A group of elements or individuals of the same type, which coexist in a correlated way, but are still able to maintain their own autonomy, or, at least, to recuperate it.
A colony is not an integrated system, nor even a semi-integrated one on its way to organizational closure. Elements or subsystems retain their autonomy and their autopoiesis at their own level (F. ROBB, 1989, p.61).
In a colony, even eventual specialization of the elements does not imply irreversibility, nor definitive subservience to the whole. For example, some colonies of poplar trees may become very extended and quite old. But even then, the individual trees, while all offsprings of the same original one, do not become functionally differenciated.
The case is somewhat different with colonial animals, like sponges where structural differentiation do exist, but can be reversed.
At the extreme limit of colonial existence, the social phase of the amoeba Dictyostelium discoideum, is irreversible and, after sporulation of some of the individuals at the top of the structure, all the others die and, when favourable conditions reappear, there is a reversal to individual existence, starting from the dormant spores.
It remains arguable if, somehow, a colony-stage may or may not open the road towards an autopoietic system. In effect, there seems to exist a progressive transformation in the organizational dynamics of social insects. In D.M. GORDON's words: "It seems that task allocation is channeled into more consistent patterns in the older colonies". More mature ants colonies also seem to learn how to prevent reciprocal encroachment on their foraging range. (1995, p.53).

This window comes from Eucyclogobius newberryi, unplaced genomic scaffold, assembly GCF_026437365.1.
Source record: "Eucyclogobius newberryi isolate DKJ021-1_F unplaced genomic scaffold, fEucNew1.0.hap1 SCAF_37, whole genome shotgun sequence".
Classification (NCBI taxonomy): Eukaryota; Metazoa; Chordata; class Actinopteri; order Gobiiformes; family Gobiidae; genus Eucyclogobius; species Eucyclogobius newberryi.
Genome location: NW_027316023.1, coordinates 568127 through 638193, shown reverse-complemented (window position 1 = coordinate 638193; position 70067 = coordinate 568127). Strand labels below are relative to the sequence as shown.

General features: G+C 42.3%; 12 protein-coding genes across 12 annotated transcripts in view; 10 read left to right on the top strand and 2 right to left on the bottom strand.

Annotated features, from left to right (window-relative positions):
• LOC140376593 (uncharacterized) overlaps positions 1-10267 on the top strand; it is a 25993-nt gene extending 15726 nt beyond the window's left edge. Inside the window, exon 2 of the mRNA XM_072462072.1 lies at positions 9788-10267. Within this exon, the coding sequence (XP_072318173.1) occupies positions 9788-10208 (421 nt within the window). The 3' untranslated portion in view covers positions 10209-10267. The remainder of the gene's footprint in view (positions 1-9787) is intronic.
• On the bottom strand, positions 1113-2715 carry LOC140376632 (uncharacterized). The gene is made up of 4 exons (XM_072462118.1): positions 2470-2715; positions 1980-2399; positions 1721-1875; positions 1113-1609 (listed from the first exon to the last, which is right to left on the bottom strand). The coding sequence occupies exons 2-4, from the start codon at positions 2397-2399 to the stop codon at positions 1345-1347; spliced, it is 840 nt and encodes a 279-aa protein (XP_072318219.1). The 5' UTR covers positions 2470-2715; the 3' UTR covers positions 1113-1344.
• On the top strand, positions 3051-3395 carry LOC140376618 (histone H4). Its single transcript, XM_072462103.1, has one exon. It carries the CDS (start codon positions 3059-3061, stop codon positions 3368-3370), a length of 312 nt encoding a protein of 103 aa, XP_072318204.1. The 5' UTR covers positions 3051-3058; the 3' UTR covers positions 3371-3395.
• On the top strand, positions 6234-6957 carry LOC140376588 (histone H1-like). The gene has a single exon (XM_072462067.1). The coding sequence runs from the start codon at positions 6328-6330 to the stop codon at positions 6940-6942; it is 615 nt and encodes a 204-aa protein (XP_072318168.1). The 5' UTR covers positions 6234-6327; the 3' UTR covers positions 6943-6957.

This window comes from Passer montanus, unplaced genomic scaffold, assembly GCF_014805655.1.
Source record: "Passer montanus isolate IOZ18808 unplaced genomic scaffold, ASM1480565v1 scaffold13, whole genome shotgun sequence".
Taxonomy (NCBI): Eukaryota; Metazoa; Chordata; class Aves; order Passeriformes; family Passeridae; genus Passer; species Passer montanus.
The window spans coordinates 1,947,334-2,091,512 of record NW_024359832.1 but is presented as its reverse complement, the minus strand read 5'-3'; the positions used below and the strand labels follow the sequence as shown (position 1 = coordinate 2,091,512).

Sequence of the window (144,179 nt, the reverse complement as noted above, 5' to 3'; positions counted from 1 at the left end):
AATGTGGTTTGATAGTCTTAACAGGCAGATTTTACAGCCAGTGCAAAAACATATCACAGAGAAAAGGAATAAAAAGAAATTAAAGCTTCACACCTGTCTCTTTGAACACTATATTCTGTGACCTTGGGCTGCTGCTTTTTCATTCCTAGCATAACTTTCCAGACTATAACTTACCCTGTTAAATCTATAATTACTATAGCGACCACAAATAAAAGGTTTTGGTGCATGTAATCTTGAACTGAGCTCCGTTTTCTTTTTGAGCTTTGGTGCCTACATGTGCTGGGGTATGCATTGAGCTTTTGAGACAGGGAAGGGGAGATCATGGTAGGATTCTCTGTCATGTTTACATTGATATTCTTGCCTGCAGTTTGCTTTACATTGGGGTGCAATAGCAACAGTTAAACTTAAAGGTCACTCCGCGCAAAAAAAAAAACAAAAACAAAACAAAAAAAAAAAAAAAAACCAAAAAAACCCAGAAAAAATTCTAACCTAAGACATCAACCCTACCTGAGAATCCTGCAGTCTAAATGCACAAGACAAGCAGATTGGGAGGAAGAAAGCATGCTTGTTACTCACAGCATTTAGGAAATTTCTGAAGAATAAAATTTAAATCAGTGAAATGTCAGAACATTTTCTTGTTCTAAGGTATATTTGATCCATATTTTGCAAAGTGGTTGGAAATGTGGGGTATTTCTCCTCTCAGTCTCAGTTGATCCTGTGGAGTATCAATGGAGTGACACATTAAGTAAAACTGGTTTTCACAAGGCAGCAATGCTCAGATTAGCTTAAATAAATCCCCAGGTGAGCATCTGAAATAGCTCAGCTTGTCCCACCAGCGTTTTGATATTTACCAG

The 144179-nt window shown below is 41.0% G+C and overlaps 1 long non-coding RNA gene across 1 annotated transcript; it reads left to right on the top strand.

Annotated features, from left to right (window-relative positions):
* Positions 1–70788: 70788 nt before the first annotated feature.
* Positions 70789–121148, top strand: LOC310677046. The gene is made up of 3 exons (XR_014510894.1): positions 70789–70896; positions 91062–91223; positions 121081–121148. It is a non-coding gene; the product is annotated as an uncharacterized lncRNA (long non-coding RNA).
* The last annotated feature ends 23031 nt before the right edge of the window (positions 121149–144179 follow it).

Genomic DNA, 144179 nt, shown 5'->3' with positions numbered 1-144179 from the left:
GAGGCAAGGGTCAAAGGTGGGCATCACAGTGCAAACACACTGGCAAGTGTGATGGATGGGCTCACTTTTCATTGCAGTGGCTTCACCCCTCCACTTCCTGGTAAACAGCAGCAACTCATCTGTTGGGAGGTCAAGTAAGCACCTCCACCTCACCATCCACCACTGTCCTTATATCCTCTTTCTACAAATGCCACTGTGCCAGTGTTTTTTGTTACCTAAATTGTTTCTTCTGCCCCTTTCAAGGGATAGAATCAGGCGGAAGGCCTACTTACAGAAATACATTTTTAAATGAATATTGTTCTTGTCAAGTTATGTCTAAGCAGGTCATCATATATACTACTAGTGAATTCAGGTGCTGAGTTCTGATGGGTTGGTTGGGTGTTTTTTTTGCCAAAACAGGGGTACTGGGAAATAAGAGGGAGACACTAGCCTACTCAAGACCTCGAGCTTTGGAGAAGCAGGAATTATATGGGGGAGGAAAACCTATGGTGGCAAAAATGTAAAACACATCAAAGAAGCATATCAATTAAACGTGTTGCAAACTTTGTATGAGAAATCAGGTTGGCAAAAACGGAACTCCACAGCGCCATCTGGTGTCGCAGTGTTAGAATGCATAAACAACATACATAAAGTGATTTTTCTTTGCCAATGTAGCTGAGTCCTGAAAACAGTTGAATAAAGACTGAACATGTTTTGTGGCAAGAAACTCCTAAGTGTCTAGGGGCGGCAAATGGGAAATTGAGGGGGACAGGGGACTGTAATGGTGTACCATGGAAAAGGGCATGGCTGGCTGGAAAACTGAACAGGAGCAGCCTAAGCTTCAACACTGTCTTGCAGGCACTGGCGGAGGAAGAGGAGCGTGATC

According to some eco-ethological cases studies "… the costs and benefits of coloniality vary markedly with such factors as group size, the frequency of predation, exposure to parasites, etc…". P. Corning gives numerous examples in one of his papers on synergisms (1998b, p.21).
These intriguing features could be of very high interest for the study of the present process of organization, conflict avoidance and globalization of the human species.
For interesting observations about colonies, see J.T. BONNER (1955, 1988).
- 1) General information
- 2) Methodology or model
- 3) Epistemology, ontology and semantics
- 4) Human sciences
- 5) Discipline oriented
To cite this page, please use the following information:
Bertalanffy Center for the Study of Systems Science (2020). Title of the entry. In Charles François (Ed.), International Encyclopedia of Systems and Cybernetics (2). Retrieved from www.systemspedia.org/[full/url]
We thank the following partners for making the open access of this volume possible: